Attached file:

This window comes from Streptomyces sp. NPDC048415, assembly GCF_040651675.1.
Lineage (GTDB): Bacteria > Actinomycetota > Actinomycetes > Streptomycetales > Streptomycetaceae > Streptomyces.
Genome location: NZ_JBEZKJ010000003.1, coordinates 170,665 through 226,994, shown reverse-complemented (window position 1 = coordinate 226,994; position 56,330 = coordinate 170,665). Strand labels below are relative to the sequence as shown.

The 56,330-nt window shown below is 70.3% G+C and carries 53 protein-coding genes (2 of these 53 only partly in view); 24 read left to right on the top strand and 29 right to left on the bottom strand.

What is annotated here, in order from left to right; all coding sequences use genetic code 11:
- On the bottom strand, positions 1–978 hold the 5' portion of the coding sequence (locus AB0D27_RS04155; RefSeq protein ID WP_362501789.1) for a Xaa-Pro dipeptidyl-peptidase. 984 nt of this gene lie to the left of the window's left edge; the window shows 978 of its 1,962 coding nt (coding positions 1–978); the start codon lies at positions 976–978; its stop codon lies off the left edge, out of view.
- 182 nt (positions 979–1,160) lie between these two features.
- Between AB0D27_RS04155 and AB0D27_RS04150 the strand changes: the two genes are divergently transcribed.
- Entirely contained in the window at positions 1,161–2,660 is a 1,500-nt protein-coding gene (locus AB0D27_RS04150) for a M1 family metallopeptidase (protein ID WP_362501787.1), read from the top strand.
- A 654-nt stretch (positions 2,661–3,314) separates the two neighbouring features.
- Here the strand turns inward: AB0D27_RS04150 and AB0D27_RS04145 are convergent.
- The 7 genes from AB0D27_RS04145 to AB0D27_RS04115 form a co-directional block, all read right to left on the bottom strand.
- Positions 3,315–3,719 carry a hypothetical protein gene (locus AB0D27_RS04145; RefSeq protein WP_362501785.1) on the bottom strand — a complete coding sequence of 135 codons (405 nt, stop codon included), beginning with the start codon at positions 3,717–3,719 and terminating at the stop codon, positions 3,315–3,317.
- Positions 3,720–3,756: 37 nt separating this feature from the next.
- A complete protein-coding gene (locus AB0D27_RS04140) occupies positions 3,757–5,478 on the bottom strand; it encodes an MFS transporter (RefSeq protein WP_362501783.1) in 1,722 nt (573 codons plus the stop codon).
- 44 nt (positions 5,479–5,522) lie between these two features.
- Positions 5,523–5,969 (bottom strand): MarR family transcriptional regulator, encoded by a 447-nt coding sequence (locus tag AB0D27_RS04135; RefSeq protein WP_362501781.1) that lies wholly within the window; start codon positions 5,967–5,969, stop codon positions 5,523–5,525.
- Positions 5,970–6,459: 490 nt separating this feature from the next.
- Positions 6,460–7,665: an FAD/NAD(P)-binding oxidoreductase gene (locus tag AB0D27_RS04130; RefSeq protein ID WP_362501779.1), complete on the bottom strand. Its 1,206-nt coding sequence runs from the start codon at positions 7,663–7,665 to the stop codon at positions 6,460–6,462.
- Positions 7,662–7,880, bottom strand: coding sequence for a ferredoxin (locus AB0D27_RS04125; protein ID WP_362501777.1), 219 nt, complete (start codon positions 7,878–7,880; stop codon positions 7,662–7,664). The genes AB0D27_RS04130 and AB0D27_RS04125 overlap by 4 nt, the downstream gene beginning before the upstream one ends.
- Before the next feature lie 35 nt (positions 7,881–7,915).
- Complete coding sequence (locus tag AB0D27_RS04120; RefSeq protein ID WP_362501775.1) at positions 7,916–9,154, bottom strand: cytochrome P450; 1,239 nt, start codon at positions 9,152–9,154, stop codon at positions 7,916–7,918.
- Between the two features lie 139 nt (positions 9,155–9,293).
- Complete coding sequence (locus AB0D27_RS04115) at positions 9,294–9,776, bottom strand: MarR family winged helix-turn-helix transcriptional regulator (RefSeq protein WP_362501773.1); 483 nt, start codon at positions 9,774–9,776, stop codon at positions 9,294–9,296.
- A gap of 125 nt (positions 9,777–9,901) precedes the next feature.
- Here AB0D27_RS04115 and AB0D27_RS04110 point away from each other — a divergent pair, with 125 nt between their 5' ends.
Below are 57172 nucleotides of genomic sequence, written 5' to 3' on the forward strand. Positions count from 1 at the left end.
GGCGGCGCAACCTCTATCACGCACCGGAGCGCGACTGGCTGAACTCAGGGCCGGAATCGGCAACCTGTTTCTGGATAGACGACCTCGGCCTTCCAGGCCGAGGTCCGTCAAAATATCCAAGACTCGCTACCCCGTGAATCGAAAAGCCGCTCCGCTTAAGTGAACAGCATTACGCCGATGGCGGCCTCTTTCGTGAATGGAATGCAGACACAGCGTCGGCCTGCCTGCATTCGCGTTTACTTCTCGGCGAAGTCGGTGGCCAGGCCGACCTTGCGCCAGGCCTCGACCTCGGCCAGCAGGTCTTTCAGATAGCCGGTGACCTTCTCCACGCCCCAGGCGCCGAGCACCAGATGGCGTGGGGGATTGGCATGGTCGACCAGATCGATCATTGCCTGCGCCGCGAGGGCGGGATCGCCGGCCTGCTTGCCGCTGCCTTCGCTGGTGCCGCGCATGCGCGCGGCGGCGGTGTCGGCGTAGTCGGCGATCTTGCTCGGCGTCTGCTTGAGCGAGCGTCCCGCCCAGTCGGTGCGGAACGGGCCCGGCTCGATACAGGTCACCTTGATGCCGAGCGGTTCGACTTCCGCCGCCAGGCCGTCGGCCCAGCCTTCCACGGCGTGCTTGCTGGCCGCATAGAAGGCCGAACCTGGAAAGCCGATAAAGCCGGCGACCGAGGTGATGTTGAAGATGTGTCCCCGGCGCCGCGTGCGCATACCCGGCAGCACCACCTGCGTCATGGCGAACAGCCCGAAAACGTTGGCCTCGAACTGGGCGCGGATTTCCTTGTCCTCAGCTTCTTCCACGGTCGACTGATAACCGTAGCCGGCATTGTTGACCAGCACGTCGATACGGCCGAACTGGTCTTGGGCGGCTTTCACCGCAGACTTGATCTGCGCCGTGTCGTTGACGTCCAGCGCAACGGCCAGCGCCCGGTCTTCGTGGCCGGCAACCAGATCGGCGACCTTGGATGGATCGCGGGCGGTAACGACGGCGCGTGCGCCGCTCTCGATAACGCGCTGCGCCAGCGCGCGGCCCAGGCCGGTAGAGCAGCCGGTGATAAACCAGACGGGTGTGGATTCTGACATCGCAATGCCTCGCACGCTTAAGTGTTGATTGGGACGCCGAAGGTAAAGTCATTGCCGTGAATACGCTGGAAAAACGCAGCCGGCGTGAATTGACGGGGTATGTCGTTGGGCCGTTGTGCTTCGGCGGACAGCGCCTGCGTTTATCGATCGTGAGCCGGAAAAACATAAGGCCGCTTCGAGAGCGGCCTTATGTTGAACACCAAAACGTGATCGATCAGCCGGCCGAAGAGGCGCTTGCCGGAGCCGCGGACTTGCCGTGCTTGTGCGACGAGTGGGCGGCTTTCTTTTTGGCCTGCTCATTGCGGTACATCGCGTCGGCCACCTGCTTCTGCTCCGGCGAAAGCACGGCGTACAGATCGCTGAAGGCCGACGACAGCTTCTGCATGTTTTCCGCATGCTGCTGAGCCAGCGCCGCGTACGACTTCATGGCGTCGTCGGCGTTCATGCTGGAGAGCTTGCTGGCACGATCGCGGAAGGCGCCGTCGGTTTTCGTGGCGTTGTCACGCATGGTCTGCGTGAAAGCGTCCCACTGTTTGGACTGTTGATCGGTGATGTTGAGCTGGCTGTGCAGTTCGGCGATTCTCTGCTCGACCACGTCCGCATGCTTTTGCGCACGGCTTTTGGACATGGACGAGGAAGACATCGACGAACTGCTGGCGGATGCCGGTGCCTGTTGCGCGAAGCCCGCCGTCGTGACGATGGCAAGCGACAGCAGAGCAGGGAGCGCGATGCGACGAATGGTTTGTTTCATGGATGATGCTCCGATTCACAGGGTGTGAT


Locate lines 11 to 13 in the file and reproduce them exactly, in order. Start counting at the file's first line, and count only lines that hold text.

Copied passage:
- Here the strand turns inward: AB0D27_RS04150 and AB0D27_RS04145 are convergent.
- The 7 genes from AB0D27_RS04145 to AB0D27_RS04115 form a co-directional block, all read right to left on the bottom strand.
- Positions 3,315–3,719 carry a hypothetical protein gene (locus AB0D27_RS04145; RefSeq protein WP_362501785.1) on the bottom strand — a complete coding sequence of 135 codons (405 nt, stop codon included), beginning with the start codon at positions 3,717–3,719 and terminating at the stop codon, positions 3,315–3,317.